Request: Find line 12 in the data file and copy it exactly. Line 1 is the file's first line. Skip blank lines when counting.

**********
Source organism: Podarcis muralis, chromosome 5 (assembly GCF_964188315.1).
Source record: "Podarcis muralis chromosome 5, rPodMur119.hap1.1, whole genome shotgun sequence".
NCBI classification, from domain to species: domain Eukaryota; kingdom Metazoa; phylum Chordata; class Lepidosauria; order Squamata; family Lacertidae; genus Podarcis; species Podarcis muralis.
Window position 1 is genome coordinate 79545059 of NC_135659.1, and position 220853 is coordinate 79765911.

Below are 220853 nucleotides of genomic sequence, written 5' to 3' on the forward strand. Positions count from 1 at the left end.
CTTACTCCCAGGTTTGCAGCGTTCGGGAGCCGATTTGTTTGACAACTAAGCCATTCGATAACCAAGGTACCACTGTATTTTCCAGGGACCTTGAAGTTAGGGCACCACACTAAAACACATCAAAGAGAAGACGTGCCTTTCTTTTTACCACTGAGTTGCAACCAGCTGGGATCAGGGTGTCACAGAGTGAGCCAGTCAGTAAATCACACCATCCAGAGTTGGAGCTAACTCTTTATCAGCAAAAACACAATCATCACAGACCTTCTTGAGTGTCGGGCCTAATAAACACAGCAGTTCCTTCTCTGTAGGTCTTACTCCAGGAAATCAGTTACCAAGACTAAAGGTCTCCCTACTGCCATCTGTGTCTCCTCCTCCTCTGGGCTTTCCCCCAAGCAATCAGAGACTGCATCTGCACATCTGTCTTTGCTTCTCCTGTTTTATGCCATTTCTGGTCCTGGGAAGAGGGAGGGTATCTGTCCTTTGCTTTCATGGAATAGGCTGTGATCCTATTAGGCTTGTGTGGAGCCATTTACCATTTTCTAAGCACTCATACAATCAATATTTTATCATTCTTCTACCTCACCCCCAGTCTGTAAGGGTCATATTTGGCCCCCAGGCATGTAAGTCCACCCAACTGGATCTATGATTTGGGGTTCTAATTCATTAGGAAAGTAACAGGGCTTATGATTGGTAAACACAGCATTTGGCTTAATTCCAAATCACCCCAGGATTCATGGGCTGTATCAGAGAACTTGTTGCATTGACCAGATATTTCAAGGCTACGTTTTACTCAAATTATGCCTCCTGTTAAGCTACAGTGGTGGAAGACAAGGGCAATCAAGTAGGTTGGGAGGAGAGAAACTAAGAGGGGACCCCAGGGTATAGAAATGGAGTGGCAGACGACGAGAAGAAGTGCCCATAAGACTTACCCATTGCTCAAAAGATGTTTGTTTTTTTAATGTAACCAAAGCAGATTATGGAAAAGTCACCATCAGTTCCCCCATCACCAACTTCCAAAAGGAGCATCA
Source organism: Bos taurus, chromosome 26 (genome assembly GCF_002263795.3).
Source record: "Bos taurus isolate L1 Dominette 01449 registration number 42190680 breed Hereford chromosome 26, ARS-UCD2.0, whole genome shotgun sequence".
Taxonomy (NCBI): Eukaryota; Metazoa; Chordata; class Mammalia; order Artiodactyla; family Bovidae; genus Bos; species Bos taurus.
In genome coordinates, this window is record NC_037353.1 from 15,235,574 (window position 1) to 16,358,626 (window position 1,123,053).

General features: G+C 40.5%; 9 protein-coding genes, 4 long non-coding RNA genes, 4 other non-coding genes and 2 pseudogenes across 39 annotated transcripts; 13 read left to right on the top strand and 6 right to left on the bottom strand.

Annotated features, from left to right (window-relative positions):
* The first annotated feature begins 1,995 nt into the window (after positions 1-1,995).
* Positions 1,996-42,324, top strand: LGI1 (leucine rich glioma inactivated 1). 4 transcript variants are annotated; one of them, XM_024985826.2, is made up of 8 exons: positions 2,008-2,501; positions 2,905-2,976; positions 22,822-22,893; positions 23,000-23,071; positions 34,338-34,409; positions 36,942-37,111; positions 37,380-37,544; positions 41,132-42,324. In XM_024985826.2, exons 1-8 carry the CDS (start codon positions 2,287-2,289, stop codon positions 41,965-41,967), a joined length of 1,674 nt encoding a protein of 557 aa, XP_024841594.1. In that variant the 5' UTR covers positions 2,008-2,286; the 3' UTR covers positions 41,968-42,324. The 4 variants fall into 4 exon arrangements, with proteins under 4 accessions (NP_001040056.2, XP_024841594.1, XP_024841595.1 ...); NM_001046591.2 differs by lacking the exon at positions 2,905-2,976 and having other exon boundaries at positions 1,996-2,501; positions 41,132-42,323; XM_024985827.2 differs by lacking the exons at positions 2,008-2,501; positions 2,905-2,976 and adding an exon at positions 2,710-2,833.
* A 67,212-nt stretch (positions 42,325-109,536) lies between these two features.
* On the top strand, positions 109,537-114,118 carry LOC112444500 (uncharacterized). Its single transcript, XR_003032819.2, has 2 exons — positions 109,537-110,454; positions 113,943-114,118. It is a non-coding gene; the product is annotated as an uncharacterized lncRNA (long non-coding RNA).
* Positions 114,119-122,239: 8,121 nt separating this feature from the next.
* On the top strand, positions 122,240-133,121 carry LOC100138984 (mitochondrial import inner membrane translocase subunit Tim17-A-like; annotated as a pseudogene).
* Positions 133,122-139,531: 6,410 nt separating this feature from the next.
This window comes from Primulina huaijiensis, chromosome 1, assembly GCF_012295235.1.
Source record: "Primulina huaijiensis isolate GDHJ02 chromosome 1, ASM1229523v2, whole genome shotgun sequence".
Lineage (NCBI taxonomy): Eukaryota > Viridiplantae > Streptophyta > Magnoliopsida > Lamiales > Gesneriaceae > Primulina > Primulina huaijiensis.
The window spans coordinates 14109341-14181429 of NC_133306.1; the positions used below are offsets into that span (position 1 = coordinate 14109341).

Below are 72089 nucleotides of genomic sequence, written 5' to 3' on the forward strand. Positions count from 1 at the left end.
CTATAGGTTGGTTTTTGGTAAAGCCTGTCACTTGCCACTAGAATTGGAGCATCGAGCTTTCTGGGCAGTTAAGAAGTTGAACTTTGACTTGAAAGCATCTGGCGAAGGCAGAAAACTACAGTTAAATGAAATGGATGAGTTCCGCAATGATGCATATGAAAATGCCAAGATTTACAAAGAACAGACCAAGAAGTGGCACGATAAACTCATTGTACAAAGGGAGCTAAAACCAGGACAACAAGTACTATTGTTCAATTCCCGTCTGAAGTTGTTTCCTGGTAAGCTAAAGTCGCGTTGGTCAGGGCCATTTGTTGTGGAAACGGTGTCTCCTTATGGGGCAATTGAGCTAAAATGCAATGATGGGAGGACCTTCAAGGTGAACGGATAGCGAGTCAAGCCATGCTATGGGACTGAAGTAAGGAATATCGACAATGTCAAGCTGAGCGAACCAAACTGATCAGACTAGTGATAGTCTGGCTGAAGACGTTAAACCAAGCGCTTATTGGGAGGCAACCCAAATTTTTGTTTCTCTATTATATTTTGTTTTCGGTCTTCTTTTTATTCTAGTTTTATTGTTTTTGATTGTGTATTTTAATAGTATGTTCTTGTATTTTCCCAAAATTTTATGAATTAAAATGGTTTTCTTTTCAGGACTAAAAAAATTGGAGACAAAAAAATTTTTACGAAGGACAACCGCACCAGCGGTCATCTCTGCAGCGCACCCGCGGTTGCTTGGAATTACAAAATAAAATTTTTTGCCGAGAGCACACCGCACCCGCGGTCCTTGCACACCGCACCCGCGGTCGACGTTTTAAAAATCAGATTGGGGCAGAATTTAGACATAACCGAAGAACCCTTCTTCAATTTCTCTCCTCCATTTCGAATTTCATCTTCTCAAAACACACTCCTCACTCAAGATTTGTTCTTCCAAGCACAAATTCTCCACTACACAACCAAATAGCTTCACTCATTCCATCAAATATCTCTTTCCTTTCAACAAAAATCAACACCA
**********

Annotated features, from left to right (window-relative positions):